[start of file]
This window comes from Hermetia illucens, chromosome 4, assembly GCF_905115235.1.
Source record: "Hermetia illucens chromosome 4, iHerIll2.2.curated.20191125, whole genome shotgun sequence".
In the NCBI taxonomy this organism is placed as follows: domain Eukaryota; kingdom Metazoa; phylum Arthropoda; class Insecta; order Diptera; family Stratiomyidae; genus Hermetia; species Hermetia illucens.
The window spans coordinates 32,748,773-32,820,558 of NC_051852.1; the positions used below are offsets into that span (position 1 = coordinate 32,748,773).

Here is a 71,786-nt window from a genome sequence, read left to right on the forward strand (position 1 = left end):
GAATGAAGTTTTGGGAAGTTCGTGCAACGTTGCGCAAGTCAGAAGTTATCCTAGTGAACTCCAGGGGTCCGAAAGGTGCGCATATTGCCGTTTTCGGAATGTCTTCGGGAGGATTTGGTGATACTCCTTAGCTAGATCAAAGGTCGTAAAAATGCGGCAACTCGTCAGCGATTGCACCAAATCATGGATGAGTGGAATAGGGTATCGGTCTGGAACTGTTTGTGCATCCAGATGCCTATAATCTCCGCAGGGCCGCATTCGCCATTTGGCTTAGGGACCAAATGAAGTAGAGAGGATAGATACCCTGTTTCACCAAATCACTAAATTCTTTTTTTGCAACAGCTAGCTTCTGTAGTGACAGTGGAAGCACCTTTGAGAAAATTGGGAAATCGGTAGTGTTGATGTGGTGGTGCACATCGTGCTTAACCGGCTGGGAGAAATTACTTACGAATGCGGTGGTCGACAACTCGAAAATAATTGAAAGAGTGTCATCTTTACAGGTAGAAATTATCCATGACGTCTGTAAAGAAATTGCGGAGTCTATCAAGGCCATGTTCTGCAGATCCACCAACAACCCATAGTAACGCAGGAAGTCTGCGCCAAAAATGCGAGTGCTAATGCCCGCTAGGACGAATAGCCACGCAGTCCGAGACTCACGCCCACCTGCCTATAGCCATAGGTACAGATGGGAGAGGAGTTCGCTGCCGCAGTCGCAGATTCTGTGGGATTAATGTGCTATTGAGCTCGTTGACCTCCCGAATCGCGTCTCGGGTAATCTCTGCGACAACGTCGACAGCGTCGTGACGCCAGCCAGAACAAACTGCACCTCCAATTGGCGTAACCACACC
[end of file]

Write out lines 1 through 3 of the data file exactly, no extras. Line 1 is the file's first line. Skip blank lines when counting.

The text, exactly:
This window comes from Hermetia illucens, chromosome 4, assembly GCF_905115235.1.
Source record: "Hermetia illucens chromosome 4, iHerIll2.2.curated.20191125, whole genome shotgun sequence".
In the NCBI taxonomy this organism is placed as follows: domain Eukaryota; kingdom Metazoa; phylum Arthropoda; class Insecta; order Diptera; family Stratiomyidae; genus Hermetia; species Hermetia illucens.